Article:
Farming in most of Mesopotamia was a challenge. Afterall, away from the banks of the Tigris and Euphrates Rivers, the region was mostly desert. The exception was the region in southern Mesopotamia where the Tigris and Euphrates deltas were. The delta region was covered with marshes and unbelievably rich soil. There, farming villages began to spring up and eventually gave rise to the first civilization - Sumer.
Irrigation in Mesopotamia
Even though the farmland of Sumer was so fertile, crops planted there still needed water, and rainfall in the area, even during ancient times, would have been very scarce. As a result, Mesopotamians developed a system of irrigation. In fact, the Mesopotamians became masters at controlling water. They had to drain marshy land to expose the rich soil, and they had to get water from the only source - the river(s) - to the crops.
Controlling water in Mesopotamia was no easy task. The land was flat, so Mesopotamian engineers had no real natural help from gravity in moving water without altering the terrain. Most water moving was done by canals. The canals then carried water from the river or the marsh to a reservoir where it could be stored until needed. More canals connected the reservoir to the farmland where it could be directed further to water the crops. Of course these networks of canals, channels, and reservoirs had to be maintained, and much of it had to be rebiult each year after the destructive floods ended.
Likely, the water from the marshes was not very good for growing crops because it was stagnate and salty. Some evidence suggests that the river water was slightly hard or salty also, and the buildup of that salt in the soil over centuries and millenia may have helped bring down the civilizations of Mesopotamia.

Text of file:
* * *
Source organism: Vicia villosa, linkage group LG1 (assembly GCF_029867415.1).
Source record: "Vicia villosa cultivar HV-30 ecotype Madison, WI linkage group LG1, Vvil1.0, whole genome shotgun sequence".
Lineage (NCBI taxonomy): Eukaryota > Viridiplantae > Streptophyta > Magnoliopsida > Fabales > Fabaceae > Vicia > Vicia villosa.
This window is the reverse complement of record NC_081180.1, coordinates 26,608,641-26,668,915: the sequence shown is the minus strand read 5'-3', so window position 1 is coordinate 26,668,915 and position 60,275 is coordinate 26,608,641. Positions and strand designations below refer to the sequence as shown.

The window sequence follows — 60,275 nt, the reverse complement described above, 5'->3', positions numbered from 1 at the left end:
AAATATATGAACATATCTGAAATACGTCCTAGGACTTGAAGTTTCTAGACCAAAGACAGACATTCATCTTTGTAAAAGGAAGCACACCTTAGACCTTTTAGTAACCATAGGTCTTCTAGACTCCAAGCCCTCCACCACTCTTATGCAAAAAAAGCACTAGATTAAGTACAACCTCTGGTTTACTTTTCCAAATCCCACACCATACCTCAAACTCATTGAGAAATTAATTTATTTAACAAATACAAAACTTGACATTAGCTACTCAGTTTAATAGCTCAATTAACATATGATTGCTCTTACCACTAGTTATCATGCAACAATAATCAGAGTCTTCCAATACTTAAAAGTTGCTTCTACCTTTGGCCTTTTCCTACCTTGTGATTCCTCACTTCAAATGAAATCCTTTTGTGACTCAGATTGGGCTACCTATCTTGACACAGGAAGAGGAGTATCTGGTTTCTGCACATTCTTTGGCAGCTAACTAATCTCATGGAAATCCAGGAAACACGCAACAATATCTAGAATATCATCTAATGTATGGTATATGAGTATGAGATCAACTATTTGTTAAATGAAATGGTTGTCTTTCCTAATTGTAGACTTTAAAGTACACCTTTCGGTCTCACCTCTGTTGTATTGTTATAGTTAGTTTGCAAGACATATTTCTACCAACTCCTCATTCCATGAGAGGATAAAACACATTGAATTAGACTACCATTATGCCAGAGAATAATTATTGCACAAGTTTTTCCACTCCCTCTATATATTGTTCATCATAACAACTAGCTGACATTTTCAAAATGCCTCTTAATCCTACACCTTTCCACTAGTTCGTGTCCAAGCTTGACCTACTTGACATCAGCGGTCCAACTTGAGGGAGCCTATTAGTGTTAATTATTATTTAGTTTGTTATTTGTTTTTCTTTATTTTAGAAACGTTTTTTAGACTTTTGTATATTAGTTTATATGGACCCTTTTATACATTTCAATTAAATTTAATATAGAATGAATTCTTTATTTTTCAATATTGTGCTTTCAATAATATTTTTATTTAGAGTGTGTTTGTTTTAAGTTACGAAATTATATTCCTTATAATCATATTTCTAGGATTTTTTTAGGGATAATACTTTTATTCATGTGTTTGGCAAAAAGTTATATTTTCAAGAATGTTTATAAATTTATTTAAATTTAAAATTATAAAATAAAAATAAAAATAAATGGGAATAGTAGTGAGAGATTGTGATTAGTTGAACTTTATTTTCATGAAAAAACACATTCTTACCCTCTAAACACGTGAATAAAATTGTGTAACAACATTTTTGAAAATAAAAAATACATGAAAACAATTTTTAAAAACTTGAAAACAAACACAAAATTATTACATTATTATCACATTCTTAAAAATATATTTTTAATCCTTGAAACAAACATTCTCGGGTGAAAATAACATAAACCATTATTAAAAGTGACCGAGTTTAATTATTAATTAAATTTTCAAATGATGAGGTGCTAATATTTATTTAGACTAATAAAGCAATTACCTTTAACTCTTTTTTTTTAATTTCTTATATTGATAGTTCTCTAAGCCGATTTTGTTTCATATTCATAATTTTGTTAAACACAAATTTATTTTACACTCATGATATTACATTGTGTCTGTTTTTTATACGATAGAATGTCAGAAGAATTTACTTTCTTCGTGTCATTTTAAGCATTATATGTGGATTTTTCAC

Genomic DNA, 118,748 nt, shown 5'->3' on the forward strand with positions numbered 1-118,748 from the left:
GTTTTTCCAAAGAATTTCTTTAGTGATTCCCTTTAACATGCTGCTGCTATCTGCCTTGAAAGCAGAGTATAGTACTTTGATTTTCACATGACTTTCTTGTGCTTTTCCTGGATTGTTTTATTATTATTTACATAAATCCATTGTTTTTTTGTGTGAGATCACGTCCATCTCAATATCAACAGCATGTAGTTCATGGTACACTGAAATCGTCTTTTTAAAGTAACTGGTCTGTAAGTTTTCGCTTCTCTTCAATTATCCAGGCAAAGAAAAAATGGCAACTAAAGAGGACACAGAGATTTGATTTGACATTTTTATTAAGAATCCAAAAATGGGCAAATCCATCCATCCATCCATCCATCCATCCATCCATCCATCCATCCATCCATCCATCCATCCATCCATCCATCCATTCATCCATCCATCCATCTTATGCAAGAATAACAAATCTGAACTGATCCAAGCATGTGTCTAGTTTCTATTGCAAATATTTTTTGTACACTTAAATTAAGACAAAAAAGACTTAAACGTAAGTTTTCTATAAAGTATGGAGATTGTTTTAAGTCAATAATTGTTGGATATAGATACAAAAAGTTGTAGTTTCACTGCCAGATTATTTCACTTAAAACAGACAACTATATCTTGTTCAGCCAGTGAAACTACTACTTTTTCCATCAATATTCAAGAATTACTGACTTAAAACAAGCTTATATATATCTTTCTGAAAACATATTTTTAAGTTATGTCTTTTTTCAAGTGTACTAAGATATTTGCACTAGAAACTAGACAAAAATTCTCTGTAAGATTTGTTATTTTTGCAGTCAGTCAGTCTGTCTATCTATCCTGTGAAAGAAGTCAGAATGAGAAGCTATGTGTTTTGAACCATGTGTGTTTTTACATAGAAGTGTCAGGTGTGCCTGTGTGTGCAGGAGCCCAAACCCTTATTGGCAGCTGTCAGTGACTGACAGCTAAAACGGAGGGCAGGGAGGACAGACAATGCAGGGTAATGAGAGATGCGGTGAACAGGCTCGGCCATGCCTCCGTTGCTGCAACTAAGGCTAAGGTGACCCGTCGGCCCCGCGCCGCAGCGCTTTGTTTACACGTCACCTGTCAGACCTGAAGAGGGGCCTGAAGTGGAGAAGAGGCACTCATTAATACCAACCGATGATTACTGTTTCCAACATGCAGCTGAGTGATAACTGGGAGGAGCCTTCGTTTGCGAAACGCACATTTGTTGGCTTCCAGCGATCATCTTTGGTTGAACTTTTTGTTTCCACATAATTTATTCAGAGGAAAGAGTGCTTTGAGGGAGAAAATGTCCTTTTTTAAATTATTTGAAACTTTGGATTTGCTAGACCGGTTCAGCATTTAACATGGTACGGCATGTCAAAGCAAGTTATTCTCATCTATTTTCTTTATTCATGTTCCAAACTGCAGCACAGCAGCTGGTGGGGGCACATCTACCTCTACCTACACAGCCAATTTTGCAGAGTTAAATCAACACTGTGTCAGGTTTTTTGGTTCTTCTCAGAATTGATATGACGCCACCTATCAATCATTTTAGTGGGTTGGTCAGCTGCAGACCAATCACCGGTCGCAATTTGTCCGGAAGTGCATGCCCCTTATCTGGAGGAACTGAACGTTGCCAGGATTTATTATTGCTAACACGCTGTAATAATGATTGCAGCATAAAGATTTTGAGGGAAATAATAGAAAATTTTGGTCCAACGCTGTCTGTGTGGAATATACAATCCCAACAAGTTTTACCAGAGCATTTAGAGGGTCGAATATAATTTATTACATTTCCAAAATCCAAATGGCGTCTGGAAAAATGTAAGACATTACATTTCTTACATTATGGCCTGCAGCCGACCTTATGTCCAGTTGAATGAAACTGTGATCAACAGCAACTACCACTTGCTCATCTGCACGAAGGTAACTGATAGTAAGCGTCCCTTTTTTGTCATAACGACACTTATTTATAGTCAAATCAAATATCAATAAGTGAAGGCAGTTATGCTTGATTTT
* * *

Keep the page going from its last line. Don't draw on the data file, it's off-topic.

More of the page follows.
The Mesopotamians farmed all kinds of things, but the most valuable food sources were the grains they grew. Barley was probably the most common of these. Barley could be ground into flower for bread, made into soups, or fermented and turned into beer. They also grew common vegetables and gathered wild growing (and later domesticated) fruits such as figs and dates. The Mesopotamians had herds of livestock (cattle, goats, sheep) that could used for their meat, milk, and wool or hides.
Even though they were accomplished farmers and herders, the Mesopotamians also hunted wild game and caught fish from the river and sea. Grains, however, were the staple food of the Mesopotamians. Grain could be grown in abundance and packed the most punch in terms of nutrition and calories.